As a photographer, I think about the world in word pictures. And as an artist, the lyrics and writing of musicians and authors have tremendous impact on me. So when the lyrics of a song resonate with me and evoke a word picture, I try to get that out of me inside of just hanging in my own rafters. The words of a Mutemath song called Remain reflect a struggle that I can relate to. And I’ll share the word picture after that.
I’ve been breaking
And repairing everything that I make.
Just to feel important
And worth the little space that I take.
We all want to feel important, known and loved. We want a sense of worth. We battle loneliness and isolation and the pain they leave us with. If you have struggled with anxiety and depression like me, you are well acquainted with feeling worthless and hopeless. But those feelings aren’t only for the depressed. We all have a slightly more controlled version of neurotic compulsion for trying to get what we need to feel important. The “breaking and repairing” and hoping to be noticed speaks to me about my craving to legitimize my existence. Not to merely justify my existence, but that I have worth.
I know that I have worth. The Message translates Isaiah 43:1-3 this way:
“Don’t be afraid, I’ve redeemed you. I’ve called your name. You’re mine.
When you’re in over your head, I’ll be there with you.
When you’re in rough waters, you will not go down.
When you’re between a rock and a hard place, it won’t be a dead end—
Because I am God, your personal God, The Holy of Israel, your Savior.”
The Father calls me by name and goes to extreme measures to rescue me. I know I have worth because He tells me. My struggle is remembering that I have worth. Not just remembering but knowing it deep inside so that it affects me and I live out of that truth. It gets beyond a feeling to a core understanding. When it goes beyond a feeling, it is no longer something I have to crave like air when while under water, and work to pursue.
The pursuit of worth is the pursuit of a feeling. That I am worth the space that I take. That I belong here in this space. And that I can feel OK, with myself and with others. Our pursuit of the OK is the pursuit of a elusive feeling. Feelings just don’t last, they sway. The need to constantly do something in order to feel OK about yourself is a rough existence. But we do it nonetheless? Maybe not at a neurotic compulsion, like my word picture below. Thinking if I just try harder, if I do better next time, if I avoid mistakes, if what I accomplish can finally be noticed…then I can feel good about myself. We can follow the same pattern of tear down, rebuild, and repeat, hoping that some day we’ll find satisfaction. That our demons will some how be quelled. That is the difficulty of pursuing the elusive feeling of worth, you never know when you have it. Unless it is bestowed on you from something or someone not based on what you do. Now my word picture.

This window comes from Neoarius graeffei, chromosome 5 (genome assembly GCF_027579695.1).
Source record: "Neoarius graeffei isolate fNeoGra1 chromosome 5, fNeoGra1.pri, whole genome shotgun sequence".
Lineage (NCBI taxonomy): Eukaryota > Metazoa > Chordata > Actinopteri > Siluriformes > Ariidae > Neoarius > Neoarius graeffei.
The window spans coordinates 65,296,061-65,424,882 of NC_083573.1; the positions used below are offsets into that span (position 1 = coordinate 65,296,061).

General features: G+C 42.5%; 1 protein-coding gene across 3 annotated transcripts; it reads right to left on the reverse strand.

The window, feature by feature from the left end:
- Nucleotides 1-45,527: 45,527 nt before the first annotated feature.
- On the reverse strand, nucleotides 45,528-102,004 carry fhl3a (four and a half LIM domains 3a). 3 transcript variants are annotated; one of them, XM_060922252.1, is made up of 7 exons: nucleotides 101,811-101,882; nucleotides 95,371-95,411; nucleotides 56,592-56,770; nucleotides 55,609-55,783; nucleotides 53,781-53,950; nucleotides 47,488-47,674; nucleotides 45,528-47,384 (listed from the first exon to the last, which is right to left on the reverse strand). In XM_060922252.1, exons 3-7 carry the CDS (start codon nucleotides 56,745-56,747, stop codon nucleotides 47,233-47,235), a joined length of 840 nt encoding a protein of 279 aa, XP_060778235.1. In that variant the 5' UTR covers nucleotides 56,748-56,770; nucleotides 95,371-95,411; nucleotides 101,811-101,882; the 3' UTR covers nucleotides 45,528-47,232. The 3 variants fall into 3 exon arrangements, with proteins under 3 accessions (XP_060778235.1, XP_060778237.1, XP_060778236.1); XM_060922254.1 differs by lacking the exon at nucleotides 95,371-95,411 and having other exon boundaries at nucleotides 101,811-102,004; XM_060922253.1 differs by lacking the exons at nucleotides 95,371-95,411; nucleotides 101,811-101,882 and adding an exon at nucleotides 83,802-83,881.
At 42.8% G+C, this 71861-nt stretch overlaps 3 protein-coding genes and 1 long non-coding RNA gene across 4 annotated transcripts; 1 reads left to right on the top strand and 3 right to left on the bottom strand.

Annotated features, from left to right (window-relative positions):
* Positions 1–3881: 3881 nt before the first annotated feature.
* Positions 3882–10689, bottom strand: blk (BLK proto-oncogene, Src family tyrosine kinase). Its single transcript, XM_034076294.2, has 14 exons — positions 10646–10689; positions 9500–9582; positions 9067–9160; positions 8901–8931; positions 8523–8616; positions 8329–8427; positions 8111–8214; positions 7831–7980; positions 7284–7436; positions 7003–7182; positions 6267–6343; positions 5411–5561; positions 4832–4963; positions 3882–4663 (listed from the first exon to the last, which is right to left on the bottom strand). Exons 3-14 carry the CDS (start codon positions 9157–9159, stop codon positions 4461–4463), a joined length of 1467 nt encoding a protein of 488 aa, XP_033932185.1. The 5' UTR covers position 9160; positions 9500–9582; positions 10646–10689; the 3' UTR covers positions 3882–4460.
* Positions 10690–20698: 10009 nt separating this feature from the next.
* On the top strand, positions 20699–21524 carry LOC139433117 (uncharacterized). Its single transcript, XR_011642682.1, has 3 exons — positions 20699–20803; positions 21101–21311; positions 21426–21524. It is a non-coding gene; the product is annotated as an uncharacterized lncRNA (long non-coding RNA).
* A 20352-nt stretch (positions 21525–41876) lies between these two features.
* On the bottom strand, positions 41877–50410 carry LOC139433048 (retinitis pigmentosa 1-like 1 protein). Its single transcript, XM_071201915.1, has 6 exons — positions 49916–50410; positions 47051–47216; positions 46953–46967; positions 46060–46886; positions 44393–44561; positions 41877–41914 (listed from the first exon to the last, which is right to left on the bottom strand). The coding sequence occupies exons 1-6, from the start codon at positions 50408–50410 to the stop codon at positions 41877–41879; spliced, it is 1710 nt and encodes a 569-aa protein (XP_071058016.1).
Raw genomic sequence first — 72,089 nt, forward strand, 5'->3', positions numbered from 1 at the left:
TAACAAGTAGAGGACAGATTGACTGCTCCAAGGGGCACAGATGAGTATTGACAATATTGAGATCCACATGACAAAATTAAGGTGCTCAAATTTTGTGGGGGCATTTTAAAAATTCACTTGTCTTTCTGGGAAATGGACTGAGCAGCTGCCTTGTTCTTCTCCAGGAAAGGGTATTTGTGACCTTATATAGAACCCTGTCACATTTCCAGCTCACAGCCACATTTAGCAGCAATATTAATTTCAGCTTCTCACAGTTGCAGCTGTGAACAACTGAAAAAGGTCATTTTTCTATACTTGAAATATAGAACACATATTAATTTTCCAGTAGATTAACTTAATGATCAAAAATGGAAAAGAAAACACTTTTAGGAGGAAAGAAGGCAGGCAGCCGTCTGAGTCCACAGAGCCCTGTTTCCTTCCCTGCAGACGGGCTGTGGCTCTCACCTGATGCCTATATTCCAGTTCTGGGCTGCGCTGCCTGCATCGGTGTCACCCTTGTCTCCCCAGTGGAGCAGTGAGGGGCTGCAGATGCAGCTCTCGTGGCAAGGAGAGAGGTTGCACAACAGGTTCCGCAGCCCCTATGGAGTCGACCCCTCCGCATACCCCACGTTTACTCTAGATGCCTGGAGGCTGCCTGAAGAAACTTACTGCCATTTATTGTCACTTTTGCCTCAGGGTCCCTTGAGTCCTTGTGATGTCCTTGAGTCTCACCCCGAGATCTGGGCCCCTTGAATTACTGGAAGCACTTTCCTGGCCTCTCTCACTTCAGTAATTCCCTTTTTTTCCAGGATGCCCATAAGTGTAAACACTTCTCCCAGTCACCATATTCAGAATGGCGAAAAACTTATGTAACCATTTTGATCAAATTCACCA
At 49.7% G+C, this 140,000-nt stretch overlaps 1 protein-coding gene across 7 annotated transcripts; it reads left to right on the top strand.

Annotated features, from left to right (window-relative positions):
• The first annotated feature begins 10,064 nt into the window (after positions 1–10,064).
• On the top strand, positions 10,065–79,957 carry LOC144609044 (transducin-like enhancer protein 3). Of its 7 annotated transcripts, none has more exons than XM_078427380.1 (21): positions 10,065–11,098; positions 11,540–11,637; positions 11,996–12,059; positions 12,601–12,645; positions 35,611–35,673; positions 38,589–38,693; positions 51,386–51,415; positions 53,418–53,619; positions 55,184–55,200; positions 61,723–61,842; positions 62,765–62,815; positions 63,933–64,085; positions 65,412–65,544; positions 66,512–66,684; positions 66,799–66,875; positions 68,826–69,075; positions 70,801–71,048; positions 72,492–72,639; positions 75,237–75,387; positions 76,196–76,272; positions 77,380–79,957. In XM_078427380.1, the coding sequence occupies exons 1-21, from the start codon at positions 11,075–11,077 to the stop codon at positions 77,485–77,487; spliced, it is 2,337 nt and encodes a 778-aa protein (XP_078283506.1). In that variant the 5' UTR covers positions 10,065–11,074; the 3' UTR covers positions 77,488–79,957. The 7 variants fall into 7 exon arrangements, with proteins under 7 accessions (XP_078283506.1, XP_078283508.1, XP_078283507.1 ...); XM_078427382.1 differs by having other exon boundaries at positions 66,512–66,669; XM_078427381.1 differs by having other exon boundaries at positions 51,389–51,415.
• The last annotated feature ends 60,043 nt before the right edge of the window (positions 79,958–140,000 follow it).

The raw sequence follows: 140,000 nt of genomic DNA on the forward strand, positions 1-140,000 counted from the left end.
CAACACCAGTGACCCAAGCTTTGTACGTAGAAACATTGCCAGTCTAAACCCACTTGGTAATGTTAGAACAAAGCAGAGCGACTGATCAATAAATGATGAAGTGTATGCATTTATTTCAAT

The Winchester Mystery House in San Jose, California is perhaps the quirkiest residence in the world. The house is said “to be haunted by the ghosts of those killed with Winchester rifles. Under Winchester’s day-to-day guidance, its ‘from-the-ground-up’ construction proceeded around the clock, by some accounts, without interruption…”¹ Sarah Winchester, the widow of gun magnate William Winchester, was so consumed by guilt she felt she needed to do something to appease those spirits. A section of stairs and banisters were torn down and rebuilt continually as a part of her pursuit of worth, freedom from guilt, and being OK with herself. Tear down, rebuild, repeat! A tortured soul she must have been.
But we don’t need to be, if we remember our bestowed worth from our Father. We are known and loved. There is no need to tear down and rebuild in order to feel important. No need to impress people. No need to be perfect. We are loved regardless of our performance. That is truly freeing.
What about you?
In what ways are you trying to prove your worth?
How have you seen pursuing the feeling of importance to be elusive?
The photo of stairs in Palm Springs, CA speaks to me our insatiable need to want to know everything ahead. We don’t like living in the tension of not knowing. But accepting that tension as a part of a rich life that include mystery and surprise is embracing the abundant life that the Father loves to give His children.
¹ Wikipedia reference on the Winchester Mystery House